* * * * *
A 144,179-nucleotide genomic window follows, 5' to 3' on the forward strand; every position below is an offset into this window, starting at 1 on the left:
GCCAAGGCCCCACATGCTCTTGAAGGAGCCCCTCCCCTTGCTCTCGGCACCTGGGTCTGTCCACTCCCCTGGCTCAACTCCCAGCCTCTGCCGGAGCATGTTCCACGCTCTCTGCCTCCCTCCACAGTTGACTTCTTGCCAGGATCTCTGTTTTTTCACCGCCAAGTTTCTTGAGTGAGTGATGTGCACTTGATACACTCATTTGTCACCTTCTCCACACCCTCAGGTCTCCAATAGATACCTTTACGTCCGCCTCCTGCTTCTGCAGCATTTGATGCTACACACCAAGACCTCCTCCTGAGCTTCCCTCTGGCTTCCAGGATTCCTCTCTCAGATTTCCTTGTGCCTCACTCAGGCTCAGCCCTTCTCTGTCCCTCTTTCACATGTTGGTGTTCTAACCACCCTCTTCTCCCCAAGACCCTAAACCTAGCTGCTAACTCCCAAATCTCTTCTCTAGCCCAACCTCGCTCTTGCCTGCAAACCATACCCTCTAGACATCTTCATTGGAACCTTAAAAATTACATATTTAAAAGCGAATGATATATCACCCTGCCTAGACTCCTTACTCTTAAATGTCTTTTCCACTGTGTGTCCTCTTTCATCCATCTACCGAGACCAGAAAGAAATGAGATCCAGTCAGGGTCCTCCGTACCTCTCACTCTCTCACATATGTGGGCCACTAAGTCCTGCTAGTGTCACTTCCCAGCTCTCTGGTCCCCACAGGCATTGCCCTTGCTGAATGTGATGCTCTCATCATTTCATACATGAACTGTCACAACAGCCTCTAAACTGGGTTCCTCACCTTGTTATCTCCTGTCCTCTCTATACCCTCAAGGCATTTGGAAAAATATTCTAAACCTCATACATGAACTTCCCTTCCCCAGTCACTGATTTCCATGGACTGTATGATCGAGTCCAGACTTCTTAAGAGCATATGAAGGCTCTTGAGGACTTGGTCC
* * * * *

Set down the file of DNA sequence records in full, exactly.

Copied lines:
A 144,179-nucleotide genomic window follows, 5' to 3' on the forward strand; every position below is an offset into this window, starting at 1 on the left:
GCCAAGGCCCCACATGCTCTTGAAGGAGCCCCTCCCCTTGCTCTCGGCACCTGGGTCTGTCCACTCCCCTGGCTCAACTCCCAGCCTCTGCCGGAGCATGTTCCACGCTCTCTGCCTCCCTCCACAGTTGACTTCTTGCCAGGATCTCTGTTTTTTCACCGCCAAGTTTCTTGAGTGAGTGATGTGCACTTGATACACTCATTTGTCACCTTCTCCACACCCTCAGGTCTCCAATAGATACCTTTACGTCCGCCTCCTGCTTCTGCAGCATTTGATGCTACACACCAAGACCTCCTCCTGAGCTTCCCTCTGGCTTCCAGGATTCCTCTCTCAGATTTCCTTGTGCCTCACTCAGGCTCAGCCCTTCTCTGTCCCTCTTTCACATGTTGGTGTTCTAACCACCCTCTTCTCCCCAAGACCCTAAACCTAGCTGCTAACTCCCAAATCTCTTCTCTAGCCCAACCTCGCTCTTGCCTGCAAACCATACCCTCTAGACATCTTCATTGGAACCTTAAAAATTACATATTTAAAAGCGAATGATATATCACCCTGCCTAGACTCCTTACTCTTAAATGTCTTTTCCACTGTGTGTCCTCTTTCATCCATCTACCGAGACCAGAAAGAAATGAGATCCAGTCAGGGTCCTCCGTACCTCTCACTCTCTCACATATGTGGGCCACTAAGTCCTGCTAGTGTCACTTCCCAGCTCTCTGGTCCCCACAGGCATTGCCCTTGCTGAATGTGATGCTCTCATCATTTCATACATGAACTGTCACAACAGCCTCTAAACTGGGTTCCTCACCTTGTTATCTCCTGTCCTCTCTATACCCTCAAGGCATTTGGAAAAATATTCTAAACCTCATACATGAACTTCCCTTCCCCAGTCACTGATTTCCATGGACTGTATGATCGAGTCCAGACTTCTTAAGAGCATATGAAGGCTCTTGAGGACTTGGTCC